Some of the parts from the Soviet perspective are a little iffy. Even accepting that it’s a Cold War piece written by a westerner, they come across as a little too “Asiatic Hordesy”. Also for the sake of training, assuming the worst case about one’s opponent feels to me like the better strategy.

It could be that the Soviet advance had to be imperfect to give a single brigade with Leopard Is and M113s a fighting chance and present a tactical situation other than “they fight a desperate defense but are then overrun rapidly”. I would have cut the “enemy perspective” parts entirely and only showed what parts of the Soviets the Canadians could directly see.

This brings me to my second critique, which is that there’s a lot of detail, likely at an outright unrealistic level that hurts a book that’s otherwise rock solid in that regard. This is understandable as an “after action briefing tape recap” approach, but it doesn’t help with the rest of the book. Like The War That Never Was, this is one specific type of book, and if you don’t like it, this just isn’t for you.

I wanted to like this more than I did. I knew what it was setting out to do, and it accomplished that, but it’s a very niche, slightly dated book. I still think The Defense of Hill 781 manages to speak most of the same messages in a format that’s more readable.

Review: Master Of The Game

Master Of The Game

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Sidney Sheldon’s Master of the Game is, on paper, the story of Kate Blackwell, an heiress to a South African diamond fortune-turned international conglomerate. In practice, Kate herself is only a supporting character.

First is a pulp-historical thriller as Kate’s ancestor makes his diamond fortune. Then it’s Kate herself and her son. Finally, and taking up most of the book, is the saga of Kate’s granddaughters, Eve and Alexandria. The feud can be described as the vicious, wicked, and evil Eve constantly attempting to kill the stupid and clueless Alexandria so that she can take all the family fortune for herself.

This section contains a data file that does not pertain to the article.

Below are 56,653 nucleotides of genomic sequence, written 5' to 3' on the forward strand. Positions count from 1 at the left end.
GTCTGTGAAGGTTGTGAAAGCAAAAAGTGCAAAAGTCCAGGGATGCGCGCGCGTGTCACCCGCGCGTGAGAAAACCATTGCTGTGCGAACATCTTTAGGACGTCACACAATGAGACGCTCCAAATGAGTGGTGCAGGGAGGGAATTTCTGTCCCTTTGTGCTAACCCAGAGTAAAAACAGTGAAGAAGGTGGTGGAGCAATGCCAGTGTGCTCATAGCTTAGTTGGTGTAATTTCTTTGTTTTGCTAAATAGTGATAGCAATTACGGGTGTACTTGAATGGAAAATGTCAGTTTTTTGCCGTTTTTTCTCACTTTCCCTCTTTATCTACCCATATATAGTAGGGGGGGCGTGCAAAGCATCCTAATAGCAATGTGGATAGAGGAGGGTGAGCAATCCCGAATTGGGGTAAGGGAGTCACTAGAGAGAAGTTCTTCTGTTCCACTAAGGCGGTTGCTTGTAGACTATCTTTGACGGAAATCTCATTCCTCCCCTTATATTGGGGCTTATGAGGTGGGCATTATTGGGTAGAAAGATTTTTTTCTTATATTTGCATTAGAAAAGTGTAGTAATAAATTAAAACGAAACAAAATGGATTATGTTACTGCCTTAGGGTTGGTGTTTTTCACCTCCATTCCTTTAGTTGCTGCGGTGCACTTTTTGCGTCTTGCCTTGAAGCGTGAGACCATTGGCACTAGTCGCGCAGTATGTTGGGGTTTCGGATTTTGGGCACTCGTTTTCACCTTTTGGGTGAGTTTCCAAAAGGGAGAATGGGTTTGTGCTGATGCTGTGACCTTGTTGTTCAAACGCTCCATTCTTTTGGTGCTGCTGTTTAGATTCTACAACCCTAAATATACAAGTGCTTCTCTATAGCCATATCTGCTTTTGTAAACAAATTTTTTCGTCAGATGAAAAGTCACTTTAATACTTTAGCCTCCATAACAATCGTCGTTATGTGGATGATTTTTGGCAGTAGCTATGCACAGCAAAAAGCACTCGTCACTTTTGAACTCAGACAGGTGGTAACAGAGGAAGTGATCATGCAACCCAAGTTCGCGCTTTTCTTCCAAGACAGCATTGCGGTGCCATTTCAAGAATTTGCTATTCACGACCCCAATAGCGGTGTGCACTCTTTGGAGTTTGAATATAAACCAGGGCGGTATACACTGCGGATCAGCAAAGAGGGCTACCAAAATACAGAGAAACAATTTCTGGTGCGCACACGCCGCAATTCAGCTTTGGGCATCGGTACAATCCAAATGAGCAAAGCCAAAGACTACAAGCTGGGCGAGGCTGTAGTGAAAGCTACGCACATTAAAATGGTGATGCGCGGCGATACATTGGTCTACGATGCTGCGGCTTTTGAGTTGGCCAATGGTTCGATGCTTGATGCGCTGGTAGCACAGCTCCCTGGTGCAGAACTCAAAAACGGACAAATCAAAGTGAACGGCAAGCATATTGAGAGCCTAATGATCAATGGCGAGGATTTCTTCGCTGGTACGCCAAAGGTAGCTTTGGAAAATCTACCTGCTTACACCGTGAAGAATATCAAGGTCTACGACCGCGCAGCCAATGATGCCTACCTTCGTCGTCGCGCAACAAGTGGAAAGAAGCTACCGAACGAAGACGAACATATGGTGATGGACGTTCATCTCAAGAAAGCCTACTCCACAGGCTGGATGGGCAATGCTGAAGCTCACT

Like a lot of Sheldon’s other books, this throws in Big Historical Events (the Boer and World Wars) almost as an afterthought to make it look slightly “sophisticated”. The rise of Kate herself, which was the biggest reason I got the book, is too simple and too rushed. This is another one of Sheldon’s gimmicks-dress the book up in the trappings of a legal/business/political struggle but use that as the backdrop for a lurid soap opera.

Fortunately, it has the ridiculously melodramatic saga of the twin sisters, starting with Eve’s “Agent 47 meets Pinky and the Brain” assassination attempts and ending with a climax where one twin poses as the other (gee, I didn’t expect that).

This book is obviously trash, but I can’t help but like it. For a start, it’s not the product of ineptitude-this is from the hands of a skilled showbiz writer who knew how to play to the popular crowd. Second, it gets so cliche and so lurid, it actually becomes fun in a “really?” kind of way.

Snippet Reviews: January 2020

New year, new set of snippet reviews.

Return of the Ottomans

Return Of The Ottomans is a clunky “Big war thriller” only distinguished by its premise. Turkey invading Bulgaria is more conceptually interesting and the action isn’t the worst in a nuts and bolts way, but jumping viewpoints and Steel Panthers Characterization at its worst bring it down.

The Fires Of Midnight

The Fires of Midnight is the last of the classic Blaine McCrackens, before Dead Simple knocked the series off course. While I now knew the formula in great detail, it doesn’t change that the formula is a good one-and that it includes an excellent finale in an excellent place.

Sword Point

I wanted Sword Point, Harold Coyle’s second novel, to be good, and it still ultimately is. Yet it has this awkward feeling of a one-hit wonder musician trying to make lightning strike twice. The same formula and theme is there, and it’s not bad. But it just doesn’t have the kick the initial installment has.

It’s still tanks going boom in a solid, flowing way. And the Middle Eastern setting is distinct. But it’s just missing something.

Review: Rage of Angels

Rage of Angels

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Sidney Sheldon’s parade of “gilded cheap thrillers” continues in Rage of Angels. This is the tale of lawyer Jennifer Parker and her twists and turns as she tangles with (and beds) powerful politicians and more powerful mobsters.